In contrast, however, except as this relates to levels of physical exertion, the workplace has remained a relatively remote area for clinical cardiology. We believe that the time is right for a “paradigm shift” such that the workplace would become an integral consideration for cardiologic practice. Our aim with this section of the Website is to help provide a forum by which to help advance the discipline of Occupational Cardiology, as a link between primary cardiology, on the one hand, and occupational and preventive medicine, on the other.

Some areas that need to be developed in order to achieve this goal would include:

· Further refinement of our knowledge of the role of workplace stressors in the etiology of hypertension and various manifestations of CVD

· Furthering clinical acumen in taking and interpreting an occupational history, as it relates to the cardiovascular system.

· Formulating, testing and validating algorithms and guidelines for the diagnosis and management of work-related hypertension and relevant cardiovascular diseases and pre-pathologic conditions

· Promoting cooperation with other key participants such as occupational health psychologists and other occupational health specialists and epidemiologists, as well as labor and management.

· Providing legislative and policy support, in the context of which, there would be growing empowerment of the physician to formulate and implement changes at the workplace based upon clinical observations and surveillance.

We welcome an active participation from readers, especially clinicians, in this process. We would like to hear your views, experiences, queries and dilemmas. This section of the Website can also be a forum for debate, with an on-going presentation of opposing arguments.

Cited References

(1) Belkic K, Landsbergis P, Schnall P, Baker D, Theorell T, Siegrist J, Peter R, Karasek R. Psychosocial factors: Review of the empirical data among men. In: Schnall PL, Belkic K, Landsbergis PA, Baker D (eds.) Occupational Medicine: State of the Art Review. The Workplace and Cardiovascular Disease. 2000; 15 (1): 24-40.

(2) Belkic K, Schnall P, Landsbergis P, Schwartz JE, Gerber LM, Baker D, Pickering TG. Hypertension at the workplace-An occult disease? The need for worksite surveillance. Adv. Psychosom Med. In Press.

(3) Brisson C. Women, work and CVD .In: Schnall PL, Belkic K, Landsbergis PA, Baker D (eds.) Occupational Medicine: State of the Art Review. The Workplace and Cardiovascular Disease.2000; 15(1):49-57.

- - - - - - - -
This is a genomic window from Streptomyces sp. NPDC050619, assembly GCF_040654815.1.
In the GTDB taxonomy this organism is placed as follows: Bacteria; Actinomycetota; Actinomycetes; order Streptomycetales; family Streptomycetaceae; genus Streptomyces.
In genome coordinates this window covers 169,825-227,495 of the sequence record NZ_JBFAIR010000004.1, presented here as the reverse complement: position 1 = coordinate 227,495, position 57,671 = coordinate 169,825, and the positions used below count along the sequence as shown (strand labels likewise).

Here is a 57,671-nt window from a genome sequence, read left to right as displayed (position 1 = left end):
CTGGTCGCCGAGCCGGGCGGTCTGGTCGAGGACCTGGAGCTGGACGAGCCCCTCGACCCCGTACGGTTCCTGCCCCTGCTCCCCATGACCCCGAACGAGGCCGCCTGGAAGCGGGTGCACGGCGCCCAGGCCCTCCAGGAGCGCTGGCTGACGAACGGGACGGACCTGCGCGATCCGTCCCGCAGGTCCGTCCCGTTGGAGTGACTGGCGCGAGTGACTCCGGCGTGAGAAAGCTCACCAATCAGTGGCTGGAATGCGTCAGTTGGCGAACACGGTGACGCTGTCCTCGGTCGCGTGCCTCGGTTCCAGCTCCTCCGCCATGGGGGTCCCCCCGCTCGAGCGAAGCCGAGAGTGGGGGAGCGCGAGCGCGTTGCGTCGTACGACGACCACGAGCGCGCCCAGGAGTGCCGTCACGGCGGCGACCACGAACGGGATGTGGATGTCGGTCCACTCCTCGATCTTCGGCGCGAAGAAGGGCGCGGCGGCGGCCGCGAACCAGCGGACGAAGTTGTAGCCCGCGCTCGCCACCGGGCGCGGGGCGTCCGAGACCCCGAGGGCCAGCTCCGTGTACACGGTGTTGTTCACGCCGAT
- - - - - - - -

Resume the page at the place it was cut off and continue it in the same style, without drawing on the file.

(4) De Gaudemaris R. Clinical issues: return to work and public safety. In: Schnall PL, Belkic K, Landsbergis PA, Baker D (eds.) Occupational Medicine: State of the Art Review. The Workplace and Cardiovascular Disease. 2000; 15 (1): 223-230.

(5) Epstein AE, Miles WM, Benditt DG, Camm AJ, Darling EJ, et al. Personal and public safety issues related to arrhythmias that may affect consciousness: Implications for regulation and physician recommendations. American Heart Association Scientific Statement, 1996.

(6) Fisher J, Belkic K. A public health approach in clinical practice. In: Schnall PL, Belkic K, Landsbergis PA, Baker D (eds.) Occupational Medicine: State of the Art Review. The Workplace and Cardiovascular Disease. 2000; 15 (1): 245-253.

(7) Hu H, Speizer FE. Influence of environmental and occupational hazards on disease. In Fauci AS, Braunwald E, Isselbacher KJ, Wilson JD, Martin JB, Kasper DL, Hauser DL, Longo D (eds.)Harrison’s Principles of Internal Medicine. 14th Edition. New York: McGraw-Hill, Inc., 1998, pp. 18-21.

(8) Liu J, Roman M, Pini R, Schwartz JE, Pickering TG, Devereux RB. Cardiac and arterial target organ damage in adults with elevated ambulatory and normal office blood pressure. Ann Intern Med 1999; 131: 564-572.

(9) Schnall PS, Pieper C, Schwartz JE, Karasek RA, Schlussel Y, Devereux RB, Ganau A, Alderman M, Warren K, Pickering T. The relationship between “job strain”, workplace diastolic blood pressure, and left ventricular mass index. Results of a case-control study. JAMA. 1990; 263: 1929-1935.

(10) Schnall PL, Schwartz JE, Landsbergis PA, Warren K, Pickering TG. Relation between job strain, alcohol and ambulatory blood pressure. Hypertension 1992; 19: 488-494.

(11) Schnall PL, Landsbergis PA, Schwartz J, Warren K, Pickering TG. A longitudinal study of job strain and ambulatory blood pressure: results of a three year follow-up. Psychosom Med 1998; 60: 697-706.

(12) Schnall PL. Hypertension: could lowering job strain be a therapeutic modality. In: Schnall PL, Belkic K, Landsbergis PA, Baker D. (eds.) The Workplace and Cardiovascular Disease. Occupational Medicine: State of the Art Reviews. 2000; 15: 233-238.

(13) Schnall PL, Belkic K, Landsbergis PA, Baker D. (eds.) The Workplace and Cardiovascular Disease. Occupational Medicine: State of the Art Reviews. 2000; 15.

(14) Shimomitsu T, Odagiri Y. Working life in Japan In: Schnall PL, Belkic K, Landsbergis PA, Baker D (eds.) Occupational Medicine: State of the Art Review. The Workplace and Cardiovascular Disease. 2000; 15: 280-281.

(15) Theorell T, Karasek R. Should heart attack patients return to stressful jobs? Stress Med 1995; 11: 219-220.

(16) Theorell T, Perski A, Orth-Gomér K, Hamsten A, de Faire U The effects of the strain of returning to work on the risk of death after a first myocardial infarction before age of 45. Int J Cardiol 1991; 30: 61-67.